John 10:1-10 (verse 4) When he has brought out all his own, he goes ahead of them, and the sheep follow him because they know his voice.
Tomorrow is Good Shepherd Sunday in the church calendar. We read the 23rd Psalm, and the Gospel story is about Jesus as the Good Shepherd. In this tough pandemic time, I’ve been thinking about what it is to be a shepherd, because, you know, it’s not all nice days on the moors, just us and the sheep. . . The sheep want to go left, but the good grass is to the right, and all the sheep begin to demonstrate and yell and scream, because they have a right to go left. . . Or the sheep can’t wait to get home to the sheepfold, but if we let them run amok, they’ll run over one another, and someone (many someones) will end up dead or injured. And it’s the job of shepherds to prevent that from happening.
It’s easy enough to see how our governors – Gov. Baker, especially – are functioning as shepherds right now, but we too have our shepherding tasks. Because, despite the metaphor, we’re really not sheep. But we do want to get back together; we want to see one another, we want to give and receive hugs. We want to sit down and hear a sermon, hear our own music, sing together, and afterwards – share a cup of coffee with the friends we miss so much.
But it’s not going to happen – yet. And we have to be shepherds to one another, to help keep us on track, so that it can happen. Around my neighborhood, more people are out and about. There’s more traffic on the streets. The local ice cream stand has opened and people are lining up for cones. You can’t eat ice cream with a mask on, you know. The only safe way is the thoughtful way – just how will we do this, how will we handle that?
I’m paying close attention to my colleagues and to the experts, remembering always two things – first, this has never happened this way before, so advice may and should change rapidly as we gather more knowledge. And second, if we allow our urge to be together to push us too quickly, we could all die. That’s a sobering thought.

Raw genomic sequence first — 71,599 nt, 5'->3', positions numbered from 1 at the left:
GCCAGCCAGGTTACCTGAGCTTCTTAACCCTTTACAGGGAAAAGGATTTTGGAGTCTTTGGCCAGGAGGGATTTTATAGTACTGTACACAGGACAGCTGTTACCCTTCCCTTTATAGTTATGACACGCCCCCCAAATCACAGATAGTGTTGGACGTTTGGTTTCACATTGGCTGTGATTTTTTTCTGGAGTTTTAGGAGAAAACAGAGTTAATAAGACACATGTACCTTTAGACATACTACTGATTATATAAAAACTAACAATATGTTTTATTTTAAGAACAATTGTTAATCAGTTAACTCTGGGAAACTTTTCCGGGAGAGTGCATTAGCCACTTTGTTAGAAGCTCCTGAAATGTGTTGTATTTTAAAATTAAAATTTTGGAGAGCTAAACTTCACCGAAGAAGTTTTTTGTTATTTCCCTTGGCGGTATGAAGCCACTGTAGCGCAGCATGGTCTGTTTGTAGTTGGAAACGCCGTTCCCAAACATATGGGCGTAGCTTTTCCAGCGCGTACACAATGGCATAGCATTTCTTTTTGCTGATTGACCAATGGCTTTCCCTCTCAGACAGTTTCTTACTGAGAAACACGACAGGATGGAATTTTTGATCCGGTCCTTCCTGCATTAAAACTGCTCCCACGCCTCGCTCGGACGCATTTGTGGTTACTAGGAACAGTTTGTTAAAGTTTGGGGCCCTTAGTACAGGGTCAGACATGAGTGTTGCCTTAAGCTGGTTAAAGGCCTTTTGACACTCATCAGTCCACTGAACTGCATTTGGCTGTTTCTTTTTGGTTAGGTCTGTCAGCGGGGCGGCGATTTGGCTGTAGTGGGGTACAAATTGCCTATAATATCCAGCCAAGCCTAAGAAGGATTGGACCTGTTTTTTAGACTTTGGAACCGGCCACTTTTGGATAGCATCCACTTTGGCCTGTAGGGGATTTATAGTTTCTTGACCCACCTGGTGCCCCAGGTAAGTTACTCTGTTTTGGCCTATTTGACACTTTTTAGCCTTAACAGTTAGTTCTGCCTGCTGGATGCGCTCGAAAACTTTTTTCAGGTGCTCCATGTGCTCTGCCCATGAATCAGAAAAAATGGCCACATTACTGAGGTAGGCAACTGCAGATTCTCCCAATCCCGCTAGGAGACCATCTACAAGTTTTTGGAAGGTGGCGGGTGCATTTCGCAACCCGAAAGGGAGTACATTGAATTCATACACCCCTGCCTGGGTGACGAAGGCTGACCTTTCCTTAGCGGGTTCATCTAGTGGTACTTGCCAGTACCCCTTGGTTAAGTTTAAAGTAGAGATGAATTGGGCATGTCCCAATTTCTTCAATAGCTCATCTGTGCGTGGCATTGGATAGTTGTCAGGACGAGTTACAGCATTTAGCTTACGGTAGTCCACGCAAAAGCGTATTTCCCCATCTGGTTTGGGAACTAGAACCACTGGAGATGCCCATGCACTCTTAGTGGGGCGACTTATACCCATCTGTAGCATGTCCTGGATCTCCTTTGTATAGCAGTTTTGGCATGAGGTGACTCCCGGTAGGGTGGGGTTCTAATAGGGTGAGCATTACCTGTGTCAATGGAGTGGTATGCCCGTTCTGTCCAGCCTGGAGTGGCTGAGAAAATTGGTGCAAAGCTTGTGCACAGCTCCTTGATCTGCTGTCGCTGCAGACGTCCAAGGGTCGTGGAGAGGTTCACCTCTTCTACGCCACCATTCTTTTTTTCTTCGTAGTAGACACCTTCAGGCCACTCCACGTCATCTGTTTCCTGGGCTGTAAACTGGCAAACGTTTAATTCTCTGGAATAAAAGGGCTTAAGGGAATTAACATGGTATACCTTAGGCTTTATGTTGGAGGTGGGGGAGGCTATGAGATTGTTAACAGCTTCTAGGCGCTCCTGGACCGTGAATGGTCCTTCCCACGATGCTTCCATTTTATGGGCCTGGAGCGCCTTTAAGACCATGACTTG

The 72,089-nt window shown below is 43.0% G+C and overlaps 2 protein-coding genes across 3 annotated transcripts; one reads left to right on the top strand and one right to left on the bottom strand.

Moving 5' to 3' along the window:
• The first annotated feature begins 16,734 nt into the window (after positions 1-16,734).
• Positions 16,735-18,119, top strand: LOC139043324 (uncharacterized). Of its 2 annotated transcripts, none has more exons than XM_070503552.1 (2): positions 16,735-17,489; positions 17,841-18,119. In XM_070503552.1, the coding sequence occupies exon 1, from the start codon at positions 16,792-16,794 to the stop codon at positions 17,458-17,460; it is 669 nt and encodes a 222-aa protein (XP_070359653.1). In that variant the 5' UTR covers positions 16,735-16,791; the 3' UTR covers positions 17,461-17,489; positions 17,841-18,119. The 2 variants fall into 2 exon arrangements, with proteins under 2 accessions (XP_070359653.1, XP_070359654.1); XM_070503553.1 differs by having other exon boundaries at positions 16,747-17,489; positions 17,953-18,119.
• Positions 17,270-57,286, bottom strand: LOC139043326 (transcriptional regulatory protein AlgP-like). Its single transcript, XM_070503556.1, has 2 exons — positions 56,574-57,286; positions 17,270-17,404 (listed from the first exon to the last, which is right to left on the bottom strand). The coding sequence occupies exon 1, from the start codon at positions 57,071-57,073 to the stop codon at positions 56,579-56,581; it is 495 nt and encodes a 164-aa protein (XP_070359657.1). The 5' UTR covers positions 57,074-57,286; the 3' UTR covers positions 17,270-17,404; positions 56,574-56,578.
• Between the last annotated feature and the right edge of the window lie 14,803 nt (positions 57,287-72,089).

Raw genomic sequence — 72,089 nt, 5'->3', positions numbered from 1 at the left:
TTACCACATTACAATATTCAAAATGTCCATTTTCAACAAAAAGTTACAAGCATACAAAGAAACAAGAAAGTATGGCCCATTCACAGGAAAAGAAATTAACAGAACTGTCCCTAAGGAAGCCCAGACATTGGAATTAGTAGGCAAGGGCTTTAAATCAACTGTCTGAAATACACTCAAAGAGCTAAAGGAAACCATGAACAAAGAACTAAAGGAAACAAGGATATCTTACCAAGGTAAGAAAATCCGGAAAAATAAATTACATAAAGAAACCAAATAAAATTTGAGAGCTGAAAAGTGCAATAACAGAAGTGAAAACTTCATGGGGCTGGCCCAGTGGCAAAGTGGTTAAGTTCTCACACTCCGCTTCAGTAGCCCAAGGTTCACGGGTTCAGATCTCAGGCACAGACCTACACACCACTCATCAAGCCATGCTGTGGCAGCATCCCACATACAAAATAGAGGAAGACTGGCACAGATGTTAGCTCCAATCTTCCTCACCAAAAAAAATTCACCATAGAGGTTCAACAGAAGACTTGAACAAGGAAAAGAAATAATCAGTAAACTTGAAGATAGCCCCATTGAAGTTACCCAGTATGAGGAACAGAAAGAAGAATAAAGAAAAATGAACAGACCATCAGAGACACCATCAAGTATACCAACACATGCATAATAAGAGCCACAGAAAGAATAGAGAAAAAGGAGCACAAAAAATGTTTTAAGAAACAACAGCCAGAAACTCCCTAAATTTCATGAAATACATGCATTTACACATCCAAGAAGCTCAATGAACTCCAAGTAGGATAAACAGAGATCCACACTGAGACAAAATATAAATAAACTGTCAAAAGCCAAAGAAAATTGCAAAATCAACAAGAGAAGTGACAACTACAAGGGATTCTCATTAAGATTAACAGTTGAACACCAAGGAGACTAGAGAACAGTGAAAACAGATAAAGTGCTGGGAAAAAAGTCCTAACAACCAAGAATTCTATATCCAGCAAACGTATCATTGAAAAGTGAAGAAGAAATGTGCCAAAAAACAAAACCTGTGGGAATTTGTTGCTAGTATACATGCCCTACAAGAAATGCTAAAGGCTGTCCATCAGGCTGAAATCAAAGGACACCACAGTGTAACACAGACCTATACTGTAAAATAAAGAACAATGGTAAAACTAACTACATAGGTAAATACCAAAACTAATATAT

There’s a lot of inflammatory stuff out there on the internet these days. People are frustrated and angry, and some folks – particularly folks who struggle with the concept of vaccinations – distrust all mainstream medical experts. Be careful about what you read or listen to; do your best to insure that you’re listening to the best experts for our place and time. That’s why I listen most closely to the medical folks around the governors for Massachusetts, Rhode Island and New York. And remember that as they learn more, their advice will evolve to deal with today’s challenges.
Here’s an example of how knowledge and suggestions are evolving. First we were urged to sanitize hymnals between services. Then someone suggested that instead, we should print the hymns out in the bulletins. And now, the best suggestion is that we shouldn’t sing together, because singing projects air so far out in front of our faces that if one of us has the covid coming on, we could all be infected.
Each of us is a shepherd for our own community, whether you see your community is our church, Wareham, or your household. We all have to make our decisions on how to be in the world based on the best knowledge we have right now. We have to keep up with what’s being discovered. We have to pay attention to the way our world is changing every day.
Easter blessings, Pastor Virginia